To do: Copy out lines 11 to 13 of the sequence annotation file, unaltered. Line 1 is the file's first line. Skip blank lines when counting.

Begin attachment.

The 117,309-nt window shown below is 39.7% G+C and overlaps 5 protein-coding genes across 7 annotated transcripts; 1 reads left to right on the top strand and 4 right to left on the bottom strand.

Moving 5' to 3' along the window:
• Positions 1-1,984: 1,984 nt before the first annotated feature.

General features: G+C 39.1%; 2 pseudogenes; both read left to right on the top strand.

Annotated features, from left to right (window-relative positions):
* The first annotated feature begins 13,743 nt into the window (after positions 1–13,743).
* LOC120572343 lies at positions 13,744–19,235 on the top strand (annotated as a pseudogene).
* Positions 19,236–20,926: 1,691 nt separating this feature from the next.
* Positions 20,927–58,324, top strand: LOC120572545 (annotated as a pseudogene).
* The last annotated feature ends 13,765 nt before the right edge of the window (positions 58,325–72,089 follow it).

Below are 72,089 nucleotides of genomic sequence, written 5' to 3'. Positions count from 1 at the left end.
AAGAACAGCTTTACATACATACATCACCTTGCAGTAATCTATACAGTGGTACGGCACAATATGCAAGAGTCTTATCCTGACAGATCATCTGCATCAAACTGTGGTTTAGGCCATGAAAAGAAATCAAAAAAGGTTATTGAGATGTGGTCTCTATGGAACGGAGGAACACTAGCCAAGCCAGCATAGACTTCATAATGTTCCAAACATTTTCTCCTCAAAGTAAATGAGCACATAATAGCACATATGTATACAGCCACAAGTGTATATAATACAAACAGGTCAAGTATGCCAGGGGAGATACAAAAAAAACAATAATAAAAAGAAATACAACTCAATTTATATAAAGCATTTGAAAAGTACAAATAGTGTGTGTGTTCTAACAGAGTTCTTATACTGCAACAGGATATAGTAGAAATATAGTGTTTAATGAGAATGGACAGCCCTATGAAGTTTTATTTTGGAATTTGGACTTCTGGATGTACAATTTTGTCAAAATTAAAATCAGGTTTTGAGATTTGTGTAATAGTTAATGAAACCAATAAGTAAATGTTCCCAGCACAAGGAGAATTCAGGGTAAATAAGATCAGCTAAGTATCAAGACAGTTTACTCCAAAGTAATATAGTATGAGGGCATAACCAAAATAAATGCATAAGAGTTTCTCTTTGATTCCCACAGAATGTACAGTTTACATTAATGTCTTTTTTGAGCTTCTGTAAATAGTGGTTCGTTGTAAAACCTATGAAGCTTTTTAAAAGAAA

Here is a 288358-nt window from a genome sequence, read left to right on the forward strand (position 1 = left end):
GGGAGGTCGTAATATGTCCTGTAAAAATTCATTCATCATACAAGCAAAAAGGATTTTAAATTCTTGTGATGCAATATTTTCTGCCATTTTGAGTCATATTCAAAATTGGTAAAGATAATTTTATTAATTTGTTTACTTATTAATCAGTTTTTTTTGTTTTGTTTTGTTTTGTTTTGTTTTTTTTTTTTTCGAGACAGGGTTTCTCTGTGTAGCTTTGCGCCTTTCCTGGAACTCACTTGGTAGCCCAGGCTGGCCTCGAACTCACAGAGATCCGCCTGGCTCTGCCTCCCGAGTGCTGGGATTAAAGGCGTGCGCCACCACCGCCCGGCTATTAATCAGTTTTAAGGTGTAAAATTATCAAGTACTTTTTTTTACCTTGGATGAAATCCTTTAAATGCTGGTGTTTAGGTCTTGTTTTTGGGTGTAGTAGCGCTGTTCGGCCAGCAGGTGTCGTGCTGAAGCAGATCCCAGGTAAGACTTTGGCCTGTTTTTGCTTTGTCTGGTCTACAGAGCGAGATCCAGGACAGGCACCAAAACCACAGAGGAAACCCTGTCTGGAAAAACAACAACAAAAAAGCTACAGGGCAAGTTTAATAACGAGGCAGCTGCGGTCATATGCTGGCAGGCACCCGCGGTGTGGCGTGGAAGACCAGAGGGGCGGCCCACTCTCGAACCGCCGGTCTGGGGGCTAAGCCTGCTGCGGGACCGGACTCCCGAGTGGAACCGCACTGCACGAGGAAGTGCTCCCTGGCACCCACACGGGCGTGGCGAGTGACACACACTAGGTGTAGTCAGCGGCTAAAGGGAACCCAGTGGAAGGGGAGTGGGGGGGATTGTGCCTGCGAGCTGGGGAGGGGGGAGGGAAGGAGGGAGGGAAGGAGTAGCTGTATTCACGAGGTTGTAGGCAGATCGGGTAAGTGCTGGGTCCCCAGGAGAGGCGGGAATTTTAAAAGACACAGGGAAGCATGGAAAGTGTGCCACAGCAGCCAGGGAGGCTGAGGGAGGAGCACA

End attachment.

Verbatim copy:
Below are 72,089 nucleotides of genomic sequence, written 5' to 3'. Positions count from 1 at the left end.
AAGAACAGCTTTACATACATACATCACCTTGCAGTAATCTATACAGTGGTACGGCACAATATGCAAGAGTCTTATCCTGACAGATCATCTGCATCAAACTGTGGTTTAGGCCATGAAAAGAAATCAAAAAAGGTTATTGAGATGTGGTCTCTATGGAACGGAGGAACACTAGCCAAGCCAGCATAGACTTCATAATGTTCCAAACATTTTCTCCTCAAAGTAAATGAGCACATAATAGCACATATGTATACAGCCACAAGTGTATATAATACAAACAGGTCAAGTATGCCAGGGGAGATACAAAAAAAACAATAATAAAAAGAAATACAACTCAATTTATATAAAGCATTTGAAAAGTACAAATAGTGTGTGTGTTCTAACAGAGTTCTTATACTGCAACAGGATATAGTAGAAATATAGTGTTTAATGAGAATGGACAGCCCTATGAAGTTTTATTTTGGAATTTGGACTTCTGGATGTACAATTTTGTCAAAATTAAAATCAGGTTTTGAGATTTGTGTAATAGTTAATGAAACCAATAAGTAAATGTTCCCAGCACAAGGAGAATTCAGGGTAAATAAGATCAGCTAAGTATCAAGACAGTTTACTCCAAAGTAATATAGTATGAGGGCATAACCAAAATAAATGCATAAGAGTTTCTCTTTGATTCCCACAGAATGTACAGTTTACATTAATGTCTTTTTTGAGCTTCTGTAAATAGTGGTTCGTTGTAAAACCTATGAAGCTTTTTAAAAGAAA

Here is a 288358-nt window from a genome sequence, read left to right on the forward strand (position 1 = left end):